The Global Positioning System (GPS) provides positioning, navigation, and timing data to users worldwide and is used extensively in many of the nation's critical infrastructure sectors, such as communications and transportation. GPS is also a key component in many of the modern conveniences that people rely on or interact with daily. However, the critical infrastructure sectors' increasing dependency on GPS leaves them potentially vulnerable to disruptions. In 2013, we reported that in assessing the risks and potential effects from disruptions in GPS on critical infrastructure, the Department of Homeland Security (DHS) published the GPS National Risk Estimate (NRE) in 2012. Although aspects of the NRE were consistent with DHS's risk management guidance, the NRE lacked key characteristics of risk assessments outlined in the guidance. As such, we reported that the NRE was limited in its usefulness to inform mitigation planning, priorities, and resource allocation. Furthermore, we noted that the lack of an overall DHS plan designed to address the risk assessment's shortcomings, such as lack of data, could hinder future public and private risk management of GPS. Therefore, we recommended that the Secretary of Homeland Security increase the reliability and usefulness of the GPS risk assessment by developing a plan and timeframe to collect relevant threat, vulnerability, and consequence data for the various critical infrastructure sectors, and periodically review the readiness of data to conduct a more data-driven risk assessment. In 2021, we confirmed that DHS developed a plan to collect relevant GPS threat, vulnerability, and consequence data for the various critical infrastructure sectors, culminating in a risk assessment report consistent with DHS risk management guidance. Furthermore, to periodically review and conduct a data driven assessment, DHS coordinated with the appropriate federal agencies for the critical infrastructure sectors to develop a consolidated Vulnerability Test Plan for the sector agencies. This plan will enable DHS to test GPS vulnerabilities across critical infrastructure systems, networks, and assets, in order to strengthen national resilience through the responsible use of GPS services by critical infrastructure owners and operators. As a result of these efforts, DHS is in a better position to more effectively manage the increasing risks of GPS disruptions to the nation's critical infrastructure, and obtain additional insights into its overall progress for mitigating the impacts of such disruptions and a basis for determining what, if any, next steps need to be taken.
Department of Homeland Security To ensure that the increasing risks of GPS disruptions to the nation's critical infrastructure are effectively managed, the Secretary of Homeland Security should, as part of current critical infrastructure protection planning with Sector-Specific Agencys (SSAs) and sector partners, develop and issue a plan and metrics to measure the effectiveness of GPS risk mitigation efforts on critical infrastructure resiliency.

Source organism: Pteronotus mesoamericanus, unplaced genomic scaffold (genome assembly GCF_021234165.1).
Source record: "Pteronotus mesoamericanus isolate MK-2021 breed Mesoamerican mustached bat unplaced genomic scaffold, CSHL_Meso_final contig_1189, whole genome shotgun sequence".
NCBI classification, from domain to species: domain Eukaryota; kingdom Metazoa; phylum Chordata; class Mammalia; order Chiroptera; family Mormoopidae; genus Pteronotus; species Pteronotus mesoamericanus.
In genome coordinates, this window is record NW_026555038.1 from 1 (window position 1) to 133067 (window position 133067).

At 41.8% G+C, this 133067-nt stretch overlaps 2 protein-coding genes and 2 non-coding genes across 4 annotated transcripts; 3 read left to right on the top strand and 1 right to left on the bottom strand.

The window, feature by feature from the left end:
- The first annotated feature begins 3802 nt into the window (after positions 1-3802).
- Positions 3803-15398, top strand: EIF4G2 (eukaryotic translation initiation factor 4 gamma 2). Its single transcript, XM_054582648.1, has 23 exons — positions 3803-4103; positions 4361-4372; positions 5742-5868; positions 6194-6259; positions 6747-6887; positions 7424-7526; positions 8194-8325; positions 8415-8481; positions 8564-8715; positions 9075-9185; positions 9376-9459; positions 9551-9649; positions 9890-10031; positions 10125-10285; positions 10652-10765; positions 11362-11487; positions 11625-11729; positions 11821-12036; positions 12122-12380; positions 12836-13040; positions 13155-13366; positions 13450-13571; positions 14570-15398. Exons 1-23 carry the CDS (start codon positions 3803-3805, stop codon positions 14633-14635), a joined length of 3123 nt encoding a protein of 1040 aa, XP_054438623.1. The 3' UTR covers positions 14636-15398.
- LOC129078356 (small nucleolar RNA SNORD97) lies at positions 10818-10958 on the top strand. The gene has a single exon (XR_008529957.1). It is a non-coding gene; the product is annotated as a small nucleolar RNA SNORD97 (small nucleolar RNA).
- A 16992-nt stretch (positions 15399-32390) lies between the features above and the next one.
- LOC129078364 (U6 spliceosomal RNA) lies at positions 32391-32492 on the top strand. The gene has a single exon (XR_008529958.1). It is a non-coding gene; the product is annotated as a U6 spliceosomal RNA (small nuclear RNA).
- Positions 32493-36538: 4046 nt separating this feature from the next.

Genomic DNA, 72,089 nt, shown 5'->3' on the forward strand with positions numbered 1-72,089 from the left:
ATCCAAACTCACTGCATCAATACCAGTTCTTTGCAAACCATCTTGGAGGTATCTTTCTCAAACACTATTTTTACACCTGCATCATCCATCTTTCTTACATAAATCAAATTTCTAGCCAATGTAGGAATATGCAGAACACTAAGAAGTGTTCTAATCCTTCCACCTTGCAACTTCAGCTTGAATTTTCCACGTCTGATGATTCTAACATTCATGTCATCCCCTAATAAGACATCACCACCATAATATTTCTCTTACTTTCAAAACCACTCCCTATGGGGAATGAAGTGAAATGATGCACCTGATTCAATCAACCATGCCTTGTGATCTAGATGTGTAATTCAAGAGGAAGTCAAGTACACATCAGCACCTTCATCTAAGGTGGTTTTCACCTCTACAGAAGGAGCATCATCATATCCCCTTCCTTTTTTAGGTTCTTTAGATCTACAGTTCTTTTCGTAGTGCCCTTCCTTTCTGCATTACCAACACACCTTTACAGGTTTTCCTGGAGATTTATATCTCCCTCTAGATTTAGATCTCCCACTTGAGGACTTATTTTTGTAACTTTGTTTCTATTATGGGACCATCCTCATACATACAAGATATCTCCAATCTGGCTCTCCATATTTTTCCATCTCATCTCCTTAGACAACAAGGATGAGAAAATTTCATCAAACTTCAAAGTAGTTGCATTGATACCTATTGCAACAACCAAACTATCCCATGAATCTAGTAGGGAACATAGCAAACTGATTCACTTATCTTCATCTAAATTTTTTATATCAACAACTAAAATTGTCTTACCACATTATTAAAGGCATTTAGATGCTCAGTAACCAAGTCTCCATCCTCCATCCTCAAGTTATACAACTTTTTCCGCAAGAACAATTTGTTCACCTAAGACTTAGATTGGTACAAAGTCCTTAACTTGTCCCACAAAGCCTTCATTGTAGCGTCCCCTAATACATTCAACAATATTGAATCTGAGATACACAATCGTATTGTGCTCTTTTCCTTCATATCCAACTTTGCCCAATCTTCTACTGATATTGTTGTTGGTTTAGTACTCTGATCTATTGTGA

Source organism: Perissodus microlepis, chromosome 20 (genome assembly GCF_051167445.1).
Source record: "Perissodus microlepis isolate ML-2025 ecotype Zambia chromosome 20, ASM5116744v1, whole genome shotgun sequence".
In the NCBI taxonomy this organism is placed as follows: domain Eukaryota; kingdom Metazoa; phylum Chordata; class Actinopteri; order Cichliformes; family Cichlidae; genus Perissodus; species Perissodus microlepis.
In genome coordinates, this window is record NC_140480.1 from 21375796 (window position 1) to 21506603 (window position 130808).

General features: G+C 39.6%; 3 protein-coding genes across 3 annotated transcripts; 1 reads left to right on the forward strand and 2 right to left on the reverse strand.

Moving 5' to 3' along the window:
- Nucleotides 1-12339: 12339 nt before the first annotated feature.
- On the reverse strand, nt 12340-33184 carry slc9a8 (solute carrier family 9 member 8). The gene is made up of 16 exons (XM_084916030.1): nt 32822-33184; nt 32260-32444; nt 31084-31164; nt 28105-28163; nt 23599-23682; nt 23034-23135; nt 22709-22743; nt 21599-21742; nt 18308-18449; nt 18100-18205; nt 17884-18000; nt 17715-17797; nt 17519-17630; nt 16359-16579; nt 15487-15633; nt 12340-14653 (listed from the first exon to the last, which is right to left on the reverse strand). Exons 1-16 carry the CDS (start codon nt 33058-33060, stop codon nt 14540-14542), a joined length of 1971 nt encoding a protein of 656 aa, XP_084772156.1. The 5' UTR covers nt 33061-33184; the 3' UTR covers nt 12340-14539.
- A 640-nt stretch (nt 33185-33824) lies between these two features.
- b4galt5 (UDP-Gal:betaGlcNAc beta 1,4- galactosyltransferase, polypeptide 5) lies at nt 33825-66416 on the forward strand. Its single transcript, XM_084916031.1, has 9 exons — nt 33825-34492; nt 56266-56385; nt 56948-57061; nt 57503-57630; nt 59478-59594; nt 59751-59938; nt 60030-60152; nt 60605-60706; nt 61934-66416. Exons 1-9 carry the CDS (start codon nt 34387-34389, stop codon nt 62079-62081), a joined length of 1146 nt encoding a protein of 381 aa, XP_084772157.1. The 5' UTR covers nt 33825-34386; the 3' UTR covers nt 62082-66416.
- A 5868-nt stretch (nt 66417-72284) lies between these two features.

Closed – Not Implemented
Although DHS officials indicated that they conducted several activities towards fulfilling this recommendation, overall they said they were unable to obtain proprietary information from the owners and operators of the critical infrastructure sectors to measure the effect of GPS risk mitigation efforts on critical infrastructure systems, as we recommended. Therefore, we are closing the recommendation as not implemented.
Department of Homeland Security To improve collaboration and address uncertainties in fulfilling the National Security Presidential Directive 39 (NSPD-39) backup-capabilities requirement, the Secretaries of Transportation and Homeland Security should establish a formal, written agreement that details how the agencies plan to address their shared responsibility. This agreement should address uncertainties, including clarifying and defining DOT's and DHS's respective roles, responsibilities, and authorities; establishing clear, agreed-upon outcomes; establishing how the agencies will monitor and report on progress toward those outcomes; and setting forth the agencies' plans for examining relevant issues, such as the roles of SSAs and industry, how NSPD-39 fits into the NIPP risk management framework, whether an update to the NSPD-39 is needed, or other issues as deemed necessary by the agencies.
Closed – Not Implemented
DHS and DOT did not establish the formal agreement called for in our recommendation. While DHS formed an inter-agency team in 2015 to develop a work plan to address GPS vulnerability, DHS and DOT did not execute a formal, written agreement to address their shared responsibility to develop and maintain backup position, navigation, and timing capabilities, as directed in NSPD-39. Therefore, we are closing the recommendation as not implemented.
Department of Transportation To improve collaboration and address uncertainties in fulfilling the National Security Presidential Directive 39 (NSPD-39) backup-capabilities requirement, the Secretaries of Transportation and Homeland Security should establish a formal, written agreement that details how the agencies plan to address their shared responsibility. This agreement should address uncertainties, including clarifying and defining DOT's and DHS's respective roles, responsibilities, and authorities; establishing clear, agreed-upon outcomes; establishing how the agencies will monitor and report on progress toward those outcomes; and setting forth the agencies' plans for examining relevant issues, such as the roles of SSAs and industry, how NSPD-39 fits into the NIPP risk management framework, whether an update to the NSPD-39 is needed, or other issues as deemed necessary by the agencies.
Closed – Not Implemented
DHS and DOT did not establish the formal agreement called for in our recommendation. While DHS formed an inter-agency team in 2015 to develop a work plan to address GPS vulnerability, DHS and DOT did not execute a formal, written agreement to address their shared responsibility to develop and maintain backup position, navigation, and timing capabilities, as directed in NSPD-39. Therefore, we are closing the recommendation as not implemented.